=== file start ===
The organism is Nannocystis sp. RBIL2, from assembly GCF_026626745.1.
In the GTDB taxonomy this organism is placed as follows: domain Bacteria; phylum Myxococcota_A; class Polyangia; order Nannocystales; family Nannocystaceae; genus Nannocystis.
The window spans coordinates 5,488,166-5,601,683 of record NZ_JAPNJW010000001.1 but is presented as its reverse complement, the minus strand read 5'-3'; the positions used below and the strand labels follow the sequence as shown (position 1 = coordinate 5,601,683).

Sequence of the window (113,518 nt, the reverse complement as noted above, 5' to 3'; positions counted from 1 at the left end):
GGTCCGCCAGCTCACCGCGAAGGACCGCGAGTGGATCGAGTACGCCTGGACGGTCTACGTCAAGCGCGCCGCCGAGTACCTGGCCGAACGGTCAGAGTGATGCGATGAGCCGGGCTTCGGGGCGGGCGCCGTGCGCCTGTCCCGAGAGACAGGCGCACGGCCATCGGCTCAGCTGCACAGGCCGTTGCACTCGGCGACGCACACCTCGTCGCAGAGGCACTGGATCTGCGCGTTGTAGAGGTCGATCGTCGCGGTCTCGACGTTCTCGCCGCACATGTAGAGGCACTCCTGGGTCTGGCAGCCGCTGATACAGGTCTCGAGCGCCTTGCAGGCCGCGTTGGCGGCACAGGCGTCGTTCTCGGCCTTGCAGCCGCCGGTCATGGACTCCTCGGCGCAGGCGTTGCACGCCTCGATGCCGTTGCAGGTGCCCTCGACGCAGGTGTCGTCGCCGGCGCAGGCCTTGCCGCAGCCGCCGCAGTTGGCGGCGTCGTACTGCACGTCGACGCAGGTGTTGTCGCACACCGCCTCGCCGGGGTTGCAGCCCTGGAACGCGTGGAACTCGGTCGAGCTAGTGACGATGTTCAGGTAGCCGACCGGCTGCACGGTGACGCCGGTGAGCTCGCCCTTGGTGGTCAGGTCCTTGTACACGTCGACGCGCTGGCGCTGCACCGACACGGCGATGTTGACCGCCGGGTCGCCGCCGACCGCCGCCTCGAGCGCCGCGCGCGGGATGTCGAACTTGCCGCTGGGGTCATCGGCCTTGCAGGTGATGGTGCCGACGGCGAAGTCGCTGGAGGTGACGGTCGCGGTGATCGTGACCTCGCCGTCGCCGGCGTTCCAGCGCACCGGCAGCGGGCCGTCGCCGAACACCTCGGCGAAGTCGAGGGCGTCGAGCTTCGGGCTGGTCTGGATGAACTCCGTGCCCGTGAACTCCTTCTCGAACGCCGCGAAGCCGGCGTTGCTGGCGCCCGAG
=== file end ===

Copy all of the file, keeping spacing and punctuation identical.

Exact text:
The organism is Nannocystis sp. RBIL2, from assembly GCF_026626745.1.
In the GTDB taxonomy this organism is placed as follows: domain Bacteria; phylum Myxococcota_A; class Polyangia; order Nannocystales; family Nannocystaceae; genus Nannocystis.
The window spans coordinates 5,488,166-5,601,683 of record NZ_JAPNJW010000001.1 but is presented as its reverse complement, the minus strand read 5'-3'; the positions used below and the strand labels follow the sequence as shown (position 1 = coordinate 5,601,683).

Sequence of the window (113,518 nt, the reverse complement as noted above, 5' to 3'; positions counted from 1 at the left end):
GGTCCGCCAGCTCACCGCGAAGGACCGCGAGTGGATCGAGTACGCCTGGACGGTCTACGTCAAGCGCGCCGCCGAGTACCTGGCCGAACGGTCAGAGTGATGCGATGAGCCGGGCTTCGGGGCGGGCGCCGTGCGCCTGTCCCGAGAGACAGGCGCACGGCCATCGGCTCAGCTGCACAGGCCGTTGCACTCGGCGACGCACACCTCGTCGCAGAGGCACTGGATCTGCGCGTTGTAGAGGTCGATCGTCGCGGTCTCGACGTTCTCGCCGCACATGTAGAGGCACTCCTGGGTCTGGCAGCCGCTGATACAGGTCTCGAGCGCCTTGCAGGCCGCGTTGGCGGCACAGGCGTCGTTCTCGGCCTTGCAGCCGCCGGTCATGGACTCCTCGGCGCAGGCGTTGCACGCCTCGATGCCGTTGCAGGTGCCCTCGACGCAGGTGTCGTCGCCGGCGCAGGCCTTGCCGCAGCCGCCGCAGTTGGCGGCGTCGTACTGCACGTCGACGCAGGTGTTGTCGCACACCGCCTCGCCGGGGTTGCAGCCCTGGAACGCGTGGAACTCGGTCGAGCTAGTGACGATGTTCAGGTAGCCGACCGGCTGCACGGTGACGCCGGTGAGCTCGCCCTTGGTGGTCAGGTCCTTGTACACGTCGACGCGCTGGCGCTGCACCGACACGGCGATGTTGACCGCCGGGTCGCCGCCGACCGCCGCCTCGAGCGCCGCGCGCGGGATGTCGAACTTGCCGCTGGGGTCATCGGCCTTGCAGGTGATGGTGCCGACGGCGAAGTCGCTGGAGGTGACGGTCGCGGTGATCGTGACCTCGCCGTCGCCGGCGTTCCAGCGCACCGGCAGCGGGCCGTCGCCGAACACCTCGGCGAAGTCGAGGGCGTCGAGCTTCGGGCTGGTCTGGATGAACTCCGTGCCCGTGAACTCCTTCTCGAACGCCGCGAAGCCGGCGTTGCTGGCGCCCGAG